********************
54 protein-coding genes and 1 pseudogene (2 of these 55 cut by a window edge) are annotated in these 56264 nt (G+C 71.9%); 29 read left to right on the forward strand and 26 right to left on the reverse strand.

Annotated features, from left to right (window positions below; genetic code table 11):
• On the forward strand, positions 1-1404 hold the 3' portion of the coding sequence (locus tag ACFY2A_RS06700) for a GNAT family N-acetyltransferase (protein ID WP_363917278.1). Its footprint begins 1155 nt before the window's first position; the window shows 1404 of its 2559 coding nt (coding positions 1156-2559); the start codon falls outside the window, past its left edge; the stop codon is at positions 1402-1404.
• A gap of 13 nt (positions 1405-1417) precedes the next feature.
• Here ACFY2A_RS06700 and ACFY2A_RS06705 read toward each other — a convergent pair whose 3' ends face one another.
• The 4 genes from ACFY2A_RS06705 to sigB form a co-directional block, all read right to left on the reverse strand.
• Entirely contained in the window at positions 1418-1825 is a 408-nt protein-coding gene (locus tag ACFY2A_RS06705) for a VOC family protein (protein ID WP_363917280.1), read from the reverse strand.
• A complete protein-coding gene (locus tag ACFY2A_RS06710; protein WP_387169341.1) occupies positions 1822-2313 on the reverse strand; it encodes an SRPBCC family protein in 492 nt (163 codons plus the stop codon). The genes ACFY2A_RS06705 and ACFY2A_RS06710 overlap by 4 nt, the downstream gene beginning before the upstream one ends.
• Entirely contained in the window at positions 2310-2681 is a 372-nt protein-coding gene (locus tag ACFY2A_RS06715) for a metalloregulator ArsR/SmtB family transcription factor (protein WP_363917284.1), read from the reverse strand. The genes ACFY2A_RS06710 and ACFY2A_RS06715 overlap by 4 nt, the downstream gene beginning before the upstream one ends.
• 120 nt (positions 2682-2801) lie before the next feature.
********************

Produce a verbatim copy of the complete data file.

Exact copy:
54 protein-coding genes and 1 pseudogene (2 of these 55 cut by a window edge) are annotated in these 56264 nt (G+C 71.9%); 29 read left to right on the forward strand and 26 right to left on the reverse strand.

Annotated features, from left to right (window positions below; genetic code table 11):
• On the forward strand, positions 1-1404 hold the 3' portion of the coding sequence (locus tag ACFY2A_RS06700) for a GNAT family N-acetyltransferase (protein ID WP_363917278.1). Its footprint begins 1155 nt before the window's first position; the window shows 1404 of its 2559 coding nt (coding positions 1156-2559); the start codon falls outside the window, past its left edge; the stop codon is at positions 1402-1404.
• A gap of 13 nt (positions 1405-1417) precedes the next feature.
• Here ACFY2A_RS06700 and ACFY2A_RS06705 read toward each other — a convergent pair whose 3' ends face one another.
• The 4 genes from ACFY2A_RS06705 to sigB form a co-directional block, all read right to left on the reverse strand.
• Entirely contained in the window at positions 1418-1825 is a 408-nt protein-coding gene (locus tag ACFY2A_RS06705) for a VOC family protein (protein ID WP_363917280.1), read from the reverse strand.
• A complete protein-coding gene (locus tag ACFY2A_RS06710; protein WP_387169341.1) occupies positions 1822-2313 on the reverse strand; it encodes an SRPBCC family protein in 492 nt (163 codons plus the stop codon). The genes ACFY2A_RS06705 and ACFY2A_RS06710 overlap by 4 nt, the downstream gene beginning before the upstream one ends.
• Entirely contained in the window at positions 2310-2681 is a 372-nt protein-coding gene (locus tag ACFY2A_RS06715) for a metalloregulator ArsR/SmtB family transcription factor (protein WP_363917284.1), read from the reverse strand. The genes ACFY2A_RS06710 and ACFY2A_RS06715 overlap by 4 nt, the downstream gene beginning before the upstream one ends.
• 120 nt (positions 2682-2801) lie before the next feature.